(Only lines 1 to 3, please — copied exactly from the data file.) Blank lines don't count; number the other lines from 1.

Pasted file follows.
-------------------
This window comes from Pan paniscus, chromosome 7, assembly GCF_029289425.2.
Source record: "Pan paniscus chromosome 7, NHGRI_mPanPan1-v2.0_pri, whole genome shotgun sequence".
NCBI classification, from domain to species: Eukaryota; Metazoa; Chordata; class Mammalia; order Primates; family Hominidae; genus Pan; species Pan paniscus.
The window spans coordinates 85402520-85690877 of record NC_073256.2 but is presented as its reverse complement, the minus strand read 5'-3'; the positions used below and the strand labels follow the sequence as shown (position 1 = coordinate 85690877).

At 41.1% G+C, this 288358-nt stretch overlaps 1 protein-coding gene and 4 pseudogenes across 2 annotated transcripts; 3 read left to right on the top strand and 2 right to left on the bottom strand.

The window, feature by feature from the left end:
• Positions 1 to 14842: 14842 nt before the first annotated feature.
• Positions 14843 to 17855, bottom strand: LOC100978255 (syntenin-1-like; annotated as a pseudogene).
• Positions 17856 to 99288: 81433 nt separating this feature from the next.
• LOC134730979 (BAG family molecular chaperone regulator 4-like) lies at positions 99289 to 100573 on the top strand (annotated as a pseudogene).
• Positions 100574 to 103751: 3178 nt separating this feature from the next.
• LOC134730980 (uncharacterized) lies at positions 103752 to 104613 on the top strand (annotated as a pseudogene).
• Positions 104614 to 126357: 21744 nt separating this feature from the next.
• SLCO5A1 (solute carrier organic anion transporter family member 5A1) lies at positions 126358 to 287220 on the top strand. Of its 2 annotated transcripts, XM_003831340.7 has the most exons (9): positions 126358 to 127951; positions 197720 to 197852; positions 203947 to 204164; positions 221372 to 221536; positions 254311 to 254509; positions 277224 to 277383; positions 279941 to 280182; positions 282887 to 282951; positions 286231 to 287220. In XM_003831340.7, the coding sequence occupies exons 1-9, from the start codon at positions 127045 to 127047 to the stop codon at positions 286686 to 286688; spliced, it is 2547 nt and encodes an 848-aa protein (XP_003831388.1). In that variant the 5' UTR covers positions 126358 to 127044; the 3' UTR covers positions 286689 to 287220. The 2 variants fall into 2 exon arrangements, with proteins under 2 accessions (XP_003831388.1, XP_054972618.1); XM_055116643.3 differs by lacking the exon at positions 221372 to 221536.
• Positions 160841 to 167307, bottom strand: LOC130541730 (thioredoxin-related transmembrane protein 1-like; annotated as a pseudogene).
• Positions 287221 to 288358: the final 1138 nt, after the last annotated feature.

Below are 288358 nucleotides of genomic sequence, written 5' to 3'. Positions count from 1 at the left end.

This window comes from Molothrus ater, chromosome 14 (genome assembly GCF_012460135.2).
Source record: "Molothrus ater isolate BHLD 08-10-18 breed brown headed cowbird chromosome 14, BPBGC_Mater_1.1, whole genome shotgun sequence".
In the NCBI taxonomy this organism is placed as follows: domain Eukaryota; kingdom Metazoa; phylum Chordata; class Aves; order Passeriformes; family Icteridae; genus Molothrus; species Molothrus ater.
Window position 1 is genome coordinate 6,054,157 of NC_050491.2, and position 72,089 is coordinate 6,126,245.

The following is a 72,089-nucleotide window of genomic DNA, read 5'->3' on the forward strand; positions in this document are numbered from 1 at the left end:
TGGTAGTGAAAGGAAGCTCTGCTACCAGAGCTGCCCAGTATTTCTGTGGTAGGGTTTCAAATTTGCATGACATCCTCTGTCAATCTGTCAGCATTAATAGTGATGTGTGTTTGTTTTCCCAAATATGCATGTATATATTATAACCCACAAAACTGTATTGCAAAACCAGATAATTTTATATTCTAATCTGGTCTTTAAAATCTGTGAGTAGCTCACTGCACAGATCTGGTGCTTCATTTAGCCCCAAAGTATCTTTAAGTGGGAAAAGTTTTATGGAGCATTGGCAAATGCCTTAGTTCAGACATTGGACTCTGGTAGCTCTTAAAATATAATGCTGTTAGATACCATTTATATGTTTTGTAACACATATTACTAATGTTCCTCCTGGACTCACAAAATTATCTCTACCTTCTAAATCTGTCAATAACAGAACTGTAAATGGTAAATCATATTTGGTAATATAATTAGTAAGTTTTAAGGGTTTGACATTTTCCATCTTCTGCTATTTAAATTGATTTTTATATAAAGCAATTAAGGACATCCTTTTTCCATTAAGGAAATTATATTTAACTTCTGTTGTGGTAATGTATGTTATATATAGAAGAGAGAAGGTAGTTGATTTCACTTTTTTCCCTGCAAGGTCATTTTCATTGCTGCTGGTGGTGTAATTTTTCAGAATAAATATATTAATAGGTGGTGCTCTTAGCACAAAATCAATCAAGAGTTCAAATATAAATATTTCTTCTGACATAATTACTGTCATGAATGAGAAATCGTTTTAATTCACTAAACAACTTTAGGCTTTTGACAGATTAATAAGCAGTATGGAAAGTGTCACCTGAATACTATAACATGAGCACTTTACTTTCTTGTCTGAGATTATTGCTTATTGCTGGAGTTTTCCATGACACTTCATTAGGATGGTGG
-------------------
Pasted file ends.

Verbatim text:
This window comes from Pan paniscus, chromosome 7, assembly GCF_029289425.2.
Source record: "Pan paniscus chromosome 7, NHGRI_mPanPan1-v2.0_pri, whole genome shotgun sequence".
NCBI classification, from domain to species: Eukaryota; Metazoa; Chordata; class Mammalia; order Primates; family Hominidae; genus Pan; species Pan paniscus.